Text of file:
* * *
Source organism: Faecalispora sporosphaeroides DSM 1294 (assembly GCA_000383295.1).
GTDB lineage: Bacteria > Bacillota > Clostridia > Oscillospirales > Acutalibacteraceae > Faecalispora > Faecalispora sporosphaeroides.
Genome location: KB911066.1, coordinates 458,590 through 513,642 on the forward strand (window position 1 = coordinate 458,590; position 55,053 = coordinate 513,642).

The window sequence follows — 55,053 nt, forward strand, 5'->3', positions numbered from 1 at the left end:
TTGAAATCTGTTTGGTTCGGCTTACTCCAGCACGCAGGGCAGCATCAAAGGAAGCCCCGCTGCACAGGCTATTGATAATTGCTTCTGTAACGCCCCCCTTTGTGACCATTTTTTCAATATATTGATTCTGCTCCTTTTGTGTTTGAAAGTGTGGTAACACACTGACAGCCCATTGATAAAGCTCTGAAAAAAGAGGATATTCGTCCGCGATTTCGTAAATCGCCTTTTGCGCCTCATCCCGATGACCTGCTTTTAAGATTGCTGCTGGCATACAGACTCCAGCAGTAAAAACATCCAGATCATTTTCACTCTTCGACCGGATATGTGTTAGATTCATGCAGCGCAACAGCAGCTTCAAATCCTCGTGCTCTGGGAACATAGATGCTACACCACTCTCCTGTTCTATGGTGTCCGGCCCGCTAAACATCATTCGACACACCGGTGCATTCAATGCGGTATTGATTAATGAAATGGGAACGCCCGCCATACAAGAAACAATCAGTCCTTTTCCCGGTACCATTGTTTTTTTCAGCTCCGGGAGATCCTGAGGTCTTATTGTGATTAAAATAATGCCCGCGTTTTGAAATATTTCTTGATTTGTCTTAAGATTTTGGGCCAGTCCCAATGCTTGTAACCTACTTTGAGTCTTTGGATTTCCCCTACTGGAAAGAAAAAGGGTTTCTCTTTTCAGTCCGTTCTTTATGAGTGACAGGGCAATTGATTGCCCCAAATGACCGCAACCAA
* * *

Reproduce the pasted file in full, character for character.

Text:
Source organism: Faecalispora sporosphaeroides DSM 1294 (assembly GCA_000383295.1).
GTDB lineage: Bacteria > Bacillota > Clostridia > Oscillospirales > Acutalibacteraceae > Faecalispora > Faecalispora sporosphaeroides.
Genome location: KB911066.1, coordinates 458,590 through 513,642 on the forward strand (window position 1 = coordinate 458,590; position 55,053 = coordinate 513,642).

The window sequence follows — 55,053 nt, forward strand, 5'->3', positions numbered from 1 at the left end:
TTGAAATCTGTTTGGTTCGGCTTACTCCAGCACGCAGGGCAGCATCAAAGGAAGCCCCGCTGCACAGGCTATTGATAATTGCTTCTGTAACGCCCCCCTTTGTGACCATTTTTTCAATATATTGATTCTGCTCCTTTTGTGTTTGAAAGTGTGGTAACACACTGACAGCCCATTGATAAAGCTCTGAAAAAAGAGGATATTCGTCCGCGATTTCGTAAATCGCCTTTTGCGCCTCATCCCGATGACCTGCTTTTAAGATTGCTGCTGGCATACAGACTCCAGCAGTAAAAACATCCAGATCATTTTCACTCTTCGACCGGATATGTGTTAGATTCATGCAGCGCAACAGCAGCTTCAAATCCTCGTGCTCTGGGAACATAGATGCTACACCACTCTCCTGTTCTATGGTGTCCGGCCCGCTAAACATCATTCGACACACCGGTGCATTCAATGCGGTATTGATTAATGAAATGGGAACGCCCGCCATACAAGAAACAATCAGTCCTTTTCCCGGTACCATTGTTTTTTTCAGCTCCGGGAGATCCTGAGGTCTTATTGTGATTAAAATAATGCCCGCGTTTTGAAATATTTCTTGATTTGTCTTAAGATTTTGGGCCAGTCCCAATGCTTGTAACCTACTTTGAGTCTTTGGATTTCCCCTACTGGAAAGAAAAAGGGTTTCTCTTTTCAGTCCGTTCTTTATGAGTGACAGGGCAATTGATTGCCCCAAATGACCGCAACCAA